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Does green tea prevent cancer? Evidence continues to brew, but questions remain

PHILADELPHIA Although scientists are reluctant to officially endorse green tea as a cancer prevention method, evidence continues to grow about its protective effects, including results of a new study published in Cancer Prevention Research, a journal of the American Association for Cancer Research, which suggests some reduction in oral cancer.

Vassiliki Papadimitrakopoulo, M.D., professor of medicine in the Department of Thoracic/Head and Neck Medical Oncology at the University of Texas M. D. Anderson Cancer Center, and colleagues tested green tea extract taken orally for three months at three doses among 41 patients: 500 mg/m2, 750 mg/m2 or 1,000 mg/m2.

The researchers assessed clinical response in oral pre-malignant lesions and found 58.8 percent of patients at the highest doses displayed clinical response, compared with 18.2 percent among those taking placebo. They also observed a trend toward improved histology, and a trend towards improvement in a handful of biomarkers that may be important in predicting cancer development.

Patients were followed for 27.5 months and at the end of the study period, 15 developed oral cancer. Although there was no difference in oral cancer development overall between those who took green tea and those who did not, patients who presented with mild to moderate dysplasia had a longer time to develop oral cancer if they took green tea extract.

Although encouraged by the results, Papadimitrakopoulo cautioned against any recommendations that green tea could definitely prevent cancer.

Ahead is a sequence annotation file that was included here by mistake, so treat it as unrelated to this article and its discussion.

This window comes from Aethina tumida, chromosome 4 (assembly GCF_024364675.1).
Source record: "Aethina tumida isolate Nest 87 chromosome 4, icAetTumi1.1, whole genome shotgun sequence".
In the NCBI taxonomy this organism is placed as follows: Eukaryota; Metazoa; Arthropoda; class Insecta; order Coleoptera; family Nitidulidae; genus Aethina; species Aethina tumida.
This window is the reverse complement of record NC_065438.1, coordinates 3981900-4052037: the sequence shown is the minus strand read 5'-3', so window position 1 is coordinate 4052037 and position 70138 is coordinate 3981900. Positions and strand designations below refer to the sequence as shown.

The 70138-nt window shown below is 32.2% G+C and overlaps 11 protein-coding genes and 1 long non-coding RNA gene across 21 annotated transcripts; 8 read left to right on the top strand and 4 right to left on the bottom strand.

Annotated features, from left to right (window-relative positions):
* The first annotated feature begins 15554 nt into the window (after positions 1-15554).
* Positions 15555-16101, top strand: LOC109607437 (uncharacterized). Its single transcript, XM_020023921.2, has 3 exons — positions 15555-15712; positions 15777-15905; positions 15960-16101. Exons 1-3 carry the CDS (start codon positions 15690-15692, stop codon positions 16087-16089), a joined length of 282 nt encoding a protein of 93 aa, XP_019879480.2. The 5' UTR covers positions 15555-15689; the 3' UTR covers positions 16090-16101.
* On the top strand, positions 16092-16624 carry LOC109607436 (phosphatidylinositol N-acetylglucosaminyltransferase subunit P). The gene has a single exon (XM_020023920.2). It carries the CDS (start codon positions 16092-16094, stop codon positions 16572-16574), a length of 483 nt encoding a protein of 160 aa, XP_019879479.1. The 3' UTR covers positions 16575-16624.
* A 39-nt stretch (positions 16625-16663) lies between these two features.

"This is a phase II study with a very limited number of patients who took what would be the equivalent of drinking eight to 10 cups of green tea every single day," said Papadimitrakopoulo. "We cannot with certainty claim prevention benefits from a trial this size."

Dong Shin, M.D., professor of hematology and medical oncology and Blomeyer Endowed Chair in Cancer Research at Emory School of Medicine, agreed, but said this trial is certainly a step in the right direction.

"A clinical trial with a natural compound is no easy task, and these researchers have accomplished that," said Shin, an editorial board member of Cancer Prevention Research. "The lack of toxicity is also important because often when you give supplements at higher doses than what would occur naturally, you induce nausea and vomiting. That did not happen in this trial."

Neither researchers had a reason why patients concerned about cancer should not drink green tea, but they cautioned against relying on the beverage to definitively reduce their risk of cancer.

"The goal of this kind of research is to determine whether or not these supplements have long-term prevention effects. More research including studies in which individuals at high risk are exposed to these supplements for longer time period is still needed to answer that sort of question," said Papadimitrakopoulou.


Contact: Jeremy Moore
American Association for Cancer Research

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